‘The Court of the Air’ – Stephen Hunt

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It all started so well. Hunt introduces an interesting, if not entirely unique premise, and characters with the potential to be highly interesting; unfortunately, he doesn’t really deliver.

Within pages a magical, intriguing world is unraveled, complete with a complex, realistic parliamentary system, and political history; however, Hunt seems desperate to get everything he has put so much hard work into dreaming-up into his plot, and that makes keeping track of the storyline fairly difficult. The plot is divided from the start between two main protagonists – a heroine with a strange assassin on her tail, and a fey-breed called Oliver framed for the murder of his last living relative. As I previously stated, it’s a good set up, but after the first few chapters a few more plot strands open up. A worried Prince arrives, and then the protagonist, and by the end you’ve had at least three experiences of plot-line one offs. Characters are introduced on almost every page, making names a nightmare to remember. I found myself flipping back pages trying to recover the identity of certain individuals; and some of them were only used once. This is made worse by the plot-line’s tendency to get distracted by something shiny every five pages.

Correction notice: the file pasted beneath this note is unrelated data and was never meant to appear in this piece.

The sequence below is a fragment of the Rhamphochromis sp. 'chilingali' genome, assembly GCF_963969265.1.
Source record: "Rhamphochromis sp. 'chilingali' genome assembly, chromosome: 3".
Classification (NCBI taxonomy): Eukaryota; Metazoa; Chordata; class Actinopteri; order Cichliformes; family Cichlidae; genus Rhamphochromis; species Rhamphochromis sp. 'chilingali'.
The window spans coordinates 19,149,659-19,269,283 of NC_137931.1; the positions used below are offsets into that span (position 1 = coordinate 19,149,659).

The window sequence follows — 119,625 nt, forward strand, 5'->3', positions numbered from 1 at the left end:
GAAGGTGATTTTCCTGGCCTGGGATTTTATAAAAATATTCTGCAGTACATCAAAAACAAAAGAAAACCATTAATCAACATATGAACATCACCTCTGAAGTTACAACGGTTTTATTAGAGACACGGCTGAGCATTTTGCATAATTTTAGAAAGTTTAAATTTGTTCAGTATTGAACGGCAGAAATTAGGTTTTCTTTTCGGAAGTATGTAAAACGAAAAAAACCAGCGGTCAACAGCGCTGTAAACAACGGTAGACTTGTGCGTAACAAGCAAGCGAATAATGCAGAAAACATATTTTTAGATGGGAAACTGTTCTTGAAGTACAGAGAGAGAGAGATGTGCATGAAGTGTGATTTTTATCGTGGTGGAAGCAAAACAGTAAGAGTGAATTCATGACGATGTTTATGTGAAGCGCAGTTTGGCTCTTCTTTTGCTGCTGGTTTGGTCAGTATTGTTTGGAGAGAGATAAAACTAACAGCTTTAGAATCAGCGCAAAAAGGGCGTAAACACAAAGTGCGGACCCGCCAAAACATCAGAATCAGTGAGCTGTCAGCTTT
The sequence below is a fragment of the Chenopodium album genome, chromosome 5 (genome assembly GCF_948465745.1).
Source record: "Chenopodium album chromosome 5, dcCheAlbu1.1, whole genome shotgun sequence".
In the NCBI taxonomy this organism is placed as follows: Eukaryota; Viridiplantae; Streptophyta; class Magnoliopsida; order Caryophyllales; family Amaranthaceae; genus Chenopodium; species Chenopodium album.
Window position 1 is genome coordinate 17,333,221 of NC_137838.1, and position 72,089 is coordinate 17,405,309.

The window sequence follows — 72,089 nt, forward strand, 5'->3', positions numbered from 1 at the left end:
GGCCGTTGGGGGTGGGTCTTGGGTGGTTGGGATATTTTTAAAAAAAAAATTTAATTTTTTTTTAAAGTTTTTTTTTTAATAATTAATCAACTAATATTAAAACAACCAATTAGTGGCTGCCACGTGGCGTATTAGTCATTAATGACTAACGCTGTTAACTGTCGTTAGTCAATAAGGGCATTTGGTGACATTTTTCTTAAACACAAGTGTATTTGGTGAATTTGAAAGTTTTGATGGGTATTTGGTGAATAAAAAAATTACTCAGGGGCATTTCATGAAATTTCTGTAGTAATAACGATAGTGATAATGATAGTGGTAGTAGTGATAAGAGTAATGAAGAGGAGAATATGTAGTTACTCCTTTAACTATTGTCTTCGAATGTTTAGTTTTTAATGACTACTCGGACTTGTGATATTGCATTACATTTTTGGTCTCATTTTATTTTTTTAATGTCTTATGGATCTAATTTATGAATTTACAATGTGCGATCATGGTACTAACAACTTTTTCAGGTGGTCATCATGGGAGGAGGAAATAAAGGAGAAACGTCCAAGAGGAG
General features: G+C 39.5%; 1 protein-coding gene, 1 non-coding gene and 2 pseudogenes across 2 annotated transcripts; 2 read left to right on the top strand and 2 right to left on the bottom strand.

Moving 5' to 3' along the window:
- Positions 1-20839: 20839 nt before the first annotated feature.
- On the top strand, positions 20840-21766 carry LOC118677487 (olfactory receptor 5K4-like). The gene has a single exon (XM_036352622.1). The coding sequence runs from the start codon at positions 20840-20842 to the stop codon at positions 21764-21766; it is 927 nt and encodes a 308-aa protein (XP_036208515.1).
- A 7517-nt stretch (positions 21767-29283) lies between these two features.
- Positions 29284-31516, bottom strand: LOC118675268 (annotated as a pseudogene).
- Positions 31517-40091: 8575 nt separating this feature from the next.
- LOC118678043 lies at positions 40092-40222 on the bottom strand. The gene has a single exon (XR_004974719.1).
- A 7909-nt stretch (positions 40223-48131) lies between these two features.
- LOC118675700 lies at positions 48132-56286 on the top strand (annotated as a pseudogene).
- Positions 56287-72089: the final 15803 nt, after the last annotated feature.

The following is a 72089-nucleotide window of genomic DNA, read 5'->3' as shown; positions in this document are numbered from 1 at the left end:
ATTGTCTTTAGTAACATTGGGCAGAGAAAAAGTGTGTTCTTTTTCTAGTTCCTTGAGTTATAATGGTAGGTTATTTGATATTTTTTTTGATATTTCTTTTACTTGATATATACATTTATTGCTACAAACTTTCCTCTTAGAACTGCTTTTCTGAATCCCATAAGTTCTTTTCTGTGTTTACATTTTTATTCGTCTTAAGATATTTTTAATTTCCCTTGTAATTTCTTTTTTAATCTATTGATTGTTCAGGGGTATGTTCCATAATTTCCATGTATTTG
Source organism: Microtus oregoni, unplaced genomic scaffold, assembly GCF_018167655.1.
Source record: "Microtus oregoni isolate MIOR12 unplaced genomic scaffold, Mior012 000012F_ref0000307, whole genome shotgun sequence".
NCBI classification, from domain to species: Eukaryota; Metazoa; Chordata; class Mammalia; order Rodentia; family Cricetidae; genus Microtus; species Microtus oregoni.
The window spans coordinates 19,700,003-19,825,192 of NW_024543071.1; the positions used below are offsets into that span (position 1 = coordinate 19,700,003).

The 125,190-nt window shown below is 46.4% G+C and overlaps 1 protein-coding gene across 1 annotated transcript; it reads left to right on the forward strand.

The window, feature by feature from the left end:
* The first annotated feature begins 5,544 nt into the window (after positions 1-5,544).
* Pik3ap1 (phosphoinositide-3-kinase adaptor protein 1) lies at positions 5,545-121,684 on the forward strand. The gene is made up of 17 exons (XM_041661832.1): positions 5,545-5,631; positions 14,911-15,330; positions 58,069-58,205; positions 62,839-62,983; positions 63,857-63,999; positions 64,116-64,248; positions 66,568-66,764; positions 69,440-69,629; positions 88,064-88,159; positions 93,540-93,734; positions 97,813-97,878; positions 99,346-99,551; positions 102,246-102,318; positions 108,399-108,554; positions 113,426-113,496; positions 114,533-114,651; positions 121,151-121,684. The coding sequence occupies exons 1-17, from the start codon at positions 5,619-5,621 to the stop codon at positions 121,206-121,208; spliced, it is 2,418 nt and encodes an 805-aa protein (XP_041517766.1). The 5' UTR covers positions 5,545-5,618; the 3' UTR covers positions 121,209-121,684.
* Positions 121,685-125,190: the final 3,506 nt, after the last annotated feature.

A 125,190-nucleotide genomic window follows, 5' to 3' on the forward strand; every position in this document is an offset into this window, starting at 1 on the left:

Strands start to tangle about half-way through, when Hunt utilizes a cheap tension crafting tactic, switching to another character just as the tide gets high for another, and then reverting back at odd moments to finish what he could have done chapters before. And it doesn’t work. Then there are times when the pot-holes appear in the stream, and he picks up in the middle of the action, with you wondering how exactly you got there. Characters aren’t as dynamic as they could be. Molly gets a good head-strong heroin role, but Oliver was only just having his personality established when Hunt introduces a mood-altering device, and you never know entirely who he is, and what aspects of his being are caused by his mysterious object. Sub-characters merged so much by the end, I didn’t really understand who was who anyway, let alone distinguish their exact characteristics, so if there was any real characterization happening I missed it.

Having said all that, I don’t think its a bad book, just not a great one. The writing style is skilled, and the world Stephen wraps around his otherwise convoluted plot, is well structured, and clearly explained. It’s a steam-punk wonder. A race of metal-men and even a turtle like people colour the fictional, fantasy realm. Mixed in with cliché dialogue, is beautiful, quote-worthy prose, and I would, despite myself, read the next one.

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